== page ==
I’ve just moved to Appleseed Creek, Ohio a few days ago, and I already have a roommate but not because I wanted one. I’m not sure how it happened. I was driving my Siamese cat Gigabyte and me down a country road to a rural community when we came across teenaged Becky Troyer. Two unseemly-looking thugs were harassing her. I offered her a ride as an escape from them, and the next thing I know she told me she was moving in…and that she ran away from her Amish family.

How could I turn her away when I was so much like her when I was a teen, estranged from what little family I had and seeking a new home when the Greens took me in? I had my reasons to leave my family, and I’m sure Becky had hers. She was alone and needed help. I gave it to her. However, the question nagging me at the back of my head was, “Why did Becky leave the Amish community?” I planned to ask her when the time was right.

As I dressed for the day, I decided to bring up the topic over breakfast. I stepped into the kitchen to find enough food on the kitchen table to feed a college football team. Becky piled pancakes, waffles, bacon, eggs, ham, and sausage on heaping serving trays. She cooked like she had her large Amish family to feed. I’d tried to tell her there were only two of us—three if you count Gigabyte—and we would never possibly eat everything she made. It was no use; she just kept baking, broiling, and frying. My cat had no problem with Becky’s culinary ambitions and transferred his feline loyalties from me to Becky the moment she picked up a spatula. How can my dry cat foot that smells like feet compete with fresh country ham?

While aware of Becky flying around the kitchen, double checking that each dish was perfect, I ate what I could of the meal. She was a beautiful and sweet girl. Not a rule breaker. I doubted she’d even jaywalked across the town’s square.

She finally took the seat across from me at the table. “I’m going to try some new places to look for work today.”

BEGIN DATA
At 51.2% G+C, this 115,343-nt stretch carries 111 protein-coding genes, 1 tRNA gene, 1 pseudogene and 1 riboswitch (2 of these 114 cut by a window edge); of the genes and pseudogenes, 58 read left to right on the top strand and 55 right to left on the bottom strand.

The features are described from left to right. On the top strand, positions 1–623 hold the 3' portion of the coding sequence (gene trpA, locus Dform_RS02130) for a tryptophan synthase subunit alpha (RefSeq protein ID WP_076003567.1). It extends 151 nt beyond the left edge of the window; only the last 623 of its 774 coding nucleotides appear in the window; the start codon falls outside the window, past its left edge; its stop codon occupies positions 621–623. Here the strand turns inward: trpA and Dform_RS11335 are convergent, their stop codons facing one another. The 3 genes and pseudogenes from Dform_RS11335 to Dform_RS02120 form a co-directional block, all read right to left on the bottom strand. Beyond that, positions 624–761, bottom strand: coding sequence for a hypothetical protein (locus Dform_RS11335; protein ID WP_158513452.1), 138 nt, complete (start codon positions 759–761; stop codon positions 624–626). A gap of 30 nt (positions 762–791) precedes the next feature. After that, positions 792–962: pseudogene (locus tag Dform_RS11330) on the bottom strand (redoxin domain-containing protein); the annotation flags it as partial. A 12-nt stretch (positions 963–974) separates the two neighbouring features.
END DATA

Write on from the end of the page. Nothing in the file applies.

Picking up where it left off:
“Good. Keep trying. Someone will give you a job.”

A black cloud crossed her face. “The Amish won’t. They don’t want anything to do with me.”

My question about her leaving the Amish was on the tip of my tongue, when she said, “My brother Timothy will be over tonight to faucet on the back of the house. I hope you don’t mind.”

I swallowed, remembering how I made a fool of myself in front of her handsome brother the night we met. “Sure. That’s fine. It’s nice of him to help out.”

She studied my face. “You’re all red. Is something wrong?”

“Nope. All good.” I stood, needing to compose myself. Now was not the time to ask Becky my questions. “I’ll see you tonight after I get home from work.”

“Great! I will have a big surprise for you when you get home.”

I left without asking what that surprise was. In hindsight, I should have, I know that I should have…

You can read more about Chloe in A PLAIN DEATH, the first book in the new “Appleseed Creek” mystery series.

** Thanks to the Amanda, I have one (1) copy of A PLAIN DEATH to give away. Contest open to residents of the US only. Contest ends July 5. Leave a valid-email address with your comment. Book will be shipped directly from the author. **

Meet the author
Amanda Flower is an Agatha Award-nominated mystery author. She writes cozy and Amish mysteries for B&H Publishing as herself and for New American Library as Isabella Alan. You can also follow Amanda on Facebook and Twitter.

Books are available at retail and online booksellers.

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